Do the FPC and FSMA have effective plans in place to prevent potential cross-border food hazards?
“The most sweeping reform of U.S. food safety laws in more than 70 years.” implemented on Jan 4, 2011, was the result of a development program launched by the FDA under the Food Safety and Modernization Act (FSMA).
Recognizing the need for information regarding new regulatory requirements, the Food Processors of Canada (FPC) held an information session for its members on the impacts of the Preventive Control Rule. The well attended session of 50 participants represented a wide variety of Canadian food manufacturers.
Dr. David Acheson (former assistant commissioner for Food at the USFDA), and Cameron Prince (former vice-president of the Canadian Food Inspection Agency) of The Acheson Group, were invited by the FPC to provide background on FSMA.
The purpose was to highlight the main impacts of the Preventive Control Rule on Canadian food producers exporting to the U.S.
Some key points that came out of the session:
FSMA focuses on preventing, rather than being reactionary, to issues that can cause food-borne illness. The safety schedules apply to firms that manufacture, process, pack or hold food for humans.
These businesses are required to have written plans that identify hazards, specify the steps they’ve put in place to prevent or minimize or those hazards. In addition, they must clearly identify monitoring procedures and record monitoring results, plus specify actions to be taken to correct problems that arise.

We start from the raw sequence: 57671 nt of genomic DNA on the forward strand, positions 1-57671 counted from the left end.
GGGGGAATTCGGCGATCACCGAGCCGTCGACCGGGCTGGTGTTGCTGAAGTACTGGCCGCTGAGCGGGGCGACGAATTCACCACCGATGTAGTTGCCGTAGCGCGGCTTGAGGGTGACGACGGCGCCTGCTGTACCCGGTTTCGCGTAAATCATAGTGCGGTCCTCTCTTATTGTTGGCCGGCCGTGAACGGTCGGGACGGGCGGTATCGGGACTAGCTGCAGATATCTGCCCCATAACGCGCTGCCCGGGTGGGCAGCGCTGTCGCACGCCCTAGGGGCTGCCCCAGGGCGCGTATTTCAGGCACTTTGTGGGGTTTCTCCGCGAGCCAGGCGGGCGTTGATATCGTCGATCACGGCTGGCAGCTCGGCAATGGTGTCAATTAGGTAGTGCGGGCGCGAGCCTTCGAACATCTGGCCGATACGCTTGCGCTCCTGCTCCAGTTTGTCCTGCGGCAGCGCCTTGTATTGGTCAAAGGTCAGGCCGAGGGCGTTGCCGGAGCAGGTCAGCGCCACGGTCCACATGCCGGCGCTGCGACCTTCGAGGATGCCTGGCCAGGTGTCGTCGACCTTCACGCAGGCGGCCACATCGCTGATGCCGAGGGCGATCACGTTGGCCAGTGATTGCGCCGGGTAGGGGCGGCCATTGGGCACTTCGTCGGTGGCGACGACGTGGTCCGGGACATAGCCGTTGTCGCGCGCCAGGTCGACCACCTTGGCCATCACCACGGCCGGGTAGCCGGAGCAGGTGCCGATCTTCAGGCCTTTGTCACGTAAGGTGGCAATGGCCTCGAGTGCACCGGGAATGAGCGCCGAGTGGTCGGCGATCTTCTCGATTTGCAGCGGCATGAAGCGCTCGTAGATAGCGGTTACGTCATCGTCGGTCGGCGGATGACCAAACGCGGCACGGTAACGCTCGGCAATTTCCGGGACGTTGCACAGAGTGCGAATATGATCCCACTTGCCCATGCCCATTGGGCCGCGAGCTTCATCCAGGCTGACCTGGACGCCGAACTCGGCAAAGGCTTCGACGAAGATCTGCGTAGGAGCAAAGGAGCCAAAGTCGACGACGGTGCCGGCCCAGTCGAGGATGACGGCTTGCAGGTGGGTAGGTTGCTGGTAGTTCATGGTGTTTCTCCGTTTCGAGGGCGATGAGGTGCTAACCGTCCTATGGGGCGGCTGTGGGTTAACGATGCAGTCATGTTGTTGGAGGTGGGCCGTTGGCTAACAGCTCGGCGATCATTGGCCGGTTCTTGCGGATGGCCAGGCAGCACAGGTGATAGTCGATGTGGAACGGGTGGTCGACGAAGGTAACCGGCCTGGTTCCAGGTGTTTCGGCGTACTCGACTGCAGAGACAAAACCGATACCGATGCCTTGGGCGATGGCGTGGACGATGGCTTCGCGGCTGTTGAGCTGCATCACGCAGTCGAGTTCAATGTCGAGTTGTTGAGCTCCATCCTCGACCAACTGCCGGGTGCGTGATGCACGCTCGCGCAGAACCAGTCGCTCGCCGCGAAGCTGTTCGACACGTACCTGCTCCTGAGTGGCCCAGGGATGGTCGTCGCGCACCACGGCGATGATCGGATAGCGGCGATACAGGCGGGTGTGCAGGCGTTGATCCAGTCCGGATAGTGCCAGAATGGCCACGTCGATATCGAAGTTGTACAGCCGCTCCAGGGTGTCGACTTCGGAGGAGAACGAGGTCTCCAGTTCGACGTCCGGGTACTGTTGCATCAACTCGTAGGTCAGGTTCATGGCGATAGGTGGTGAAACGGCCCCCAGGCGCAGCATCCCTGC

When compared to similar HACCP and GFSI programs, there are differences in the new FSMA Preventive Controls Rule that will require companies to re-evaluate and adjust their programs.
With the Preventive Control approach, hazards related to the process, and to plant operation, are controlled under a prerequisite program that now requires the same level of diligence in:
- Record keeping
- Corrective actions as a CCP under HACCP
The Preventive Control approach is portrayed as “HACCP+” in which Prerequisite Programs are identified as Preventive Controls requiring the same level of control as a CCP such as:
- Cleaning and Sanitation
- Allergen Control
Products That Are “Ready-to-Eat”
Processors of Ready-to-Eat (RTE) products exporting to the U.S. may are required to implement an environmental pathogen monitoring program.
If the RTE product is open to the environment after processing and before packaging, and a kill step does not follow the packaging step, an environmental pathogen monitoring program is required.
Foreign Suppliers Verification
U.S. importers must also comply with the Foreign Suppliers Verification Rule, which means U.S. importers need to verify that Canadian Suppliers are in compliance with all U.S. Rules for FDA commodities. The verification could include an audit by the U.S. importer or a third party representing the U.S. importer.
A qualified individual is required to develop, implement, and monitor the Preventive Controls Program by the Preventative Control Rule.
This individual is known as a Preventive Controls Qualified Individual (PCQI). Although experienced food safety managers can qualify for this position, it is strongly recommended that companies have a certified PCQI on staff.
In most cases this means a QA manager will be required to take a two-and-a-half day certified training program.